With restaurants closed, humans who don’t know how—or don’t like—to cook aren’t the only ones getting desperate. Rats have also suddenly seen their lives turned upside-down by the coronavirus pandemic and they’re becoming more aggressive and daring in the search for their daily bread, warned the Centers for Disease Control and Prevention. Whereas rats usually stuck to the commercial areas of dense urban areas, where there was plenty of food to be had, they’re now increasingly venturing into more residential areas.
“Jurisdictions have closed or limited service at restaurants and other commercial establishments to help limit the spread of COVID-19,” the CDC said. “Rodents rely on the food and waste generated by these establishments. Community-wide closures have led to a decrease in food available to rodents, especially in dense commercial areas.”
Since the coronavirus-related closures began there have been increasing reports of rodent sightings, with experts talking about increasing instances of cannibalism and infanticide. “They’re mammals just like you and I, and so when you’re really, really hungry, you’re not going to act the same. You’re going to act very bad, usually,” Bobby Corrigan, an urban rodentologist, told NBC News. “So these rats are fighting with one another, now the adults are killing the young in the nest and cannibalizing the pups.” Corrigan told the Washington Post about a photo he saw of a “gruesome rat battle in Queens” when the rodents turned on each other. “A pile of rat limbs on the sidewalk was all that remained,” noted the Post. One video went viral showing lots of rats swarming the streets of the French Quarter in New Orleans, for example. New Orleans Mayor LaToya Cantrell said the rats were going “crazy.”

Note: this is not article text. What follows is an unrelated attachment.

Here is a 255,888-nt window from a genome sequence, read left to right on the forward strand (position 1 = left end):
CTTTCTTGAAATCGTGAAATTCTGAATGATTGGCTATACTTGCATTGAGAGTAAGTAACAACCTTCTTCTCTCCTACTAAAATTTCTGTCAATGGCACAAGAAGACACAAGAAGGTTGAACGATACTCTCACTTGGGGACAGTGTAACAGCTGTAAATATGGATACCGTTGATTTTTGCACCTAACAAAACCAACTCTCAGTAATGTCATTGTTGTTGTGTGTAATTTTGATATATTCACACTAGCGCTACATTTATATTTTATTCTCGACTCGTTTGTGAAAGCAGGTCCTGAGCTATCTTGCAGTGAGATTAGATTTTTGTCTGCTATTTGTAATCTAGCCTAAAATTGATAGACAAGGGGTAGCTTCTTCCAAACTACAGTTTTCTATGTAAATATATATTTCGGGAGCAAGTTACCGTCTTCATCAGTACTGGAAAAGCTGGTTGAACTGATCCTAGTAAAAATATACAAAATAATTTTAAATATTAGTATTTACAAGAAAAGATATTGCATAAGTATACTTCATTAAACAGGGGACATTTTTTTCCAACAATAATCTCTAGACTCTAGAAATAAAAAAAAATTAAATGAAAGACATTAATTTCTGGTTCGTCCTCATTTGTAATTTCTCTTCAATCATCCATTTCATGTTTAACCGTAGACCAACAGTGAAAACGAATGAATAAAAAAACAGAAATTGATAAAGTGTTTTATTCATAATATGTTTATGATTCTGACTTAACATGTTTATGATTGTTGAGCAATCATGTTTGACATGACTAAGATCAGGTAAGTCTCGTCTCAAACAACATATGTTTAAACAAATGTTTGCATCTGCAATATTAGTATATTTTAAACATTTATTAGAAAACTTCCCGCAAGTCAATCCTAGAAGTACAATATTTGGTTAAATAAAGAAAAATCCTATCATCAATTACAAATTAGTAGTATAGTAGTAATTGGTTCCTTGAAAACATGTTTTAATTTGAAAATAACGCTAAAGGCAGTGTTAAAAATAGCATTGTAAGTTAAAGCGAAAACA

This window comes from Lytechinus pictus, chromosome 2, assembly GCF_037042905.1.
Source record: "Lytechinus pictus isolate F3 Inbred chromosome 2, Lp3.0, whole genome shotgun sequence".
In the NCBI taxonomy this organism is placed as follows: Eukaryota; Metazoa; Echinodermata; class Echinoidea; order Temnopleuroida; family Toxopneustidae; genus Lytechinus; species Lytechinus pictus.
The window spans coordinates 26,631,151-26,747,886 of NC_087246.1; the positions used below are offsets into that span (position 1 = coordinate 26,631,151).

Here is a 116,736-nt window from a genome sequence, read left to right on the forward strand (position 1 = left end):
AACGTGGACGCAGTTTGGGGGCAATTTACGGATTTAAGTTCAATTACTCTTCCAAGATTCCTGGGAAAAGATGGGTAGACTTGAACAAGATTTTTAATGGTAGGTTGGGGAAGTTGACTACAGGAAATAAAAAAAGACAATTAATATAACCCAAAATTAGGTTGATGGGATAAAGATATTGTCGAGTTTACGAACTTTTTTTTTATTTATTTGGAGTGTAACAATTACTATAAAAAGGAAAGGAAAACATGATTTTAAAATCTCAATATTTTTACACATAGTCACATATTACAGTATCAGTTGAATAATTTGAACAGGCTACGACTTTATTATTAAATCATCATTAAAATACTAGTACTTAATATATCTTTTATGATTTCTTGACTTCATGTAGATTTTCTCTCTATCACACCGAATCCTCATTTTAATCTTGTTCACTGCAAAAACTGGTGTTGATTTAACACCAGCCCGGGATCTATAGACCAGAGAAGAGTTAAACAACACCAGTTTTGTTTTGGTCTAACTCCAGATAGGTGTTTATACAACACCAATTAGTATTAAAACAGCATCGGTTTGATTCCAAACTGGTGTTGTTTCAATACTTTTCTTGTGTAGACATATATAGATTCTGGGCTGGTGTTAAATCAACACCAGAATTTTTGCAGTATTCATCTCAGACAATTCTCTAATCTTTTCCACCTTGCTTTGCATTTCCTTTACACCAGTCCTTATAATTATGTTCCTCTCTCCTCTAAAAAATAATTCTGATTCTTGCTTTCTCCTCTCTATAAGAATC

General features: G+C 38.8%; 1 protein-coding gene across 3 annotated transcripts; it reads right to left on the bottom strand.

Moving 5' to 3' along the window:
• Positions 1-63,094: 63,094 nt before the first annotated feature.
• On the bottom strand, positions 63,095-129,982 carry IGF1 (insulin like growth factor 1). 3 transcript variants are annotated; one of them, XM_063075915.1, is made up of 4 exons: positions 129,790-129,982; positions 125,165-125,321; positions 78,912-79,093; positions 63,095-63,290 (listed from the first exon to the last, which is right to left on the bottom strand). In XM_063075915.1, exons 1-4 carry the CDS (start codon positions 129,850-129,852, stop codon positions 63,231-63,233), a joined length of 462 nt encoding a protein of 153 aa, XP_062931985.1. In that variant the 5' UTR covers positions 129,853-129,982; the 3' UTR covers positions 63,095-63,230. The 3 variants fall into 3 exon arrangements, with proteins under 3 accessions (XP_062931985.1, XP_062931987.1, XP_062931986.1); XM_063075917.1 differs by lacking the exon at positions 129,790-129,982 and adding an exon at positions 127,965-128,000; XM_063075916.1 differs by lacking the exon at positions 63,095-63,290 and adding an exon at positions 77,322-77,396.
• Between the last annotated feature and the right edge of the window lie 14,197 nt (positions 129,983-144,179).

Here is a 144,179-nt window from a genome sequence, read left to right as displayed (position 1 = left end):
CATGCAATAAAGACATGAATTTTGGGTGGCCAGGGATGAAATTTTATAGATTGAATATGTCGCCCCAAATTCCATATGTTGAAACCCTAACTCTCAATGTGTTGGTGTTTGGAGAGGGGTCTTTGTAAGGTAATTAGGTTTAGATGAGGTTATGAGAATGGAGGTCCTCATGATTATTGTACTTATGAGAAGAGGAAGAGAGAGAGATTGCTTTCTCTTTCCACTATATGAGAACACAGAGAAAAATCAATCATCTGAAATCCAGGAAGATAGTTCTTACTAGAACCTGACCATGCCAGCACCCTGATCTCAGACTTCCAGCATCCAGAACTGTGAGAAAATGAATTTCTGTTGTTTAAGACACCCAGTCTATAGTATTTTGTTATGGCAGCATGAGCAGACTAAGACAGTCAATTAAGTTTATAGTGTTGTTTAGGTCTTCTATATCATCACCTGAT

Now the CDC is warning homes and businesses to take extra care to avoid attracting rodents. “Preventive actions include sealing up access into homes and businesses, removing debris and heavy vegetation, keeping garbage in tightly covered bins, and removing pet and bird food from their yards,” the CDC said.
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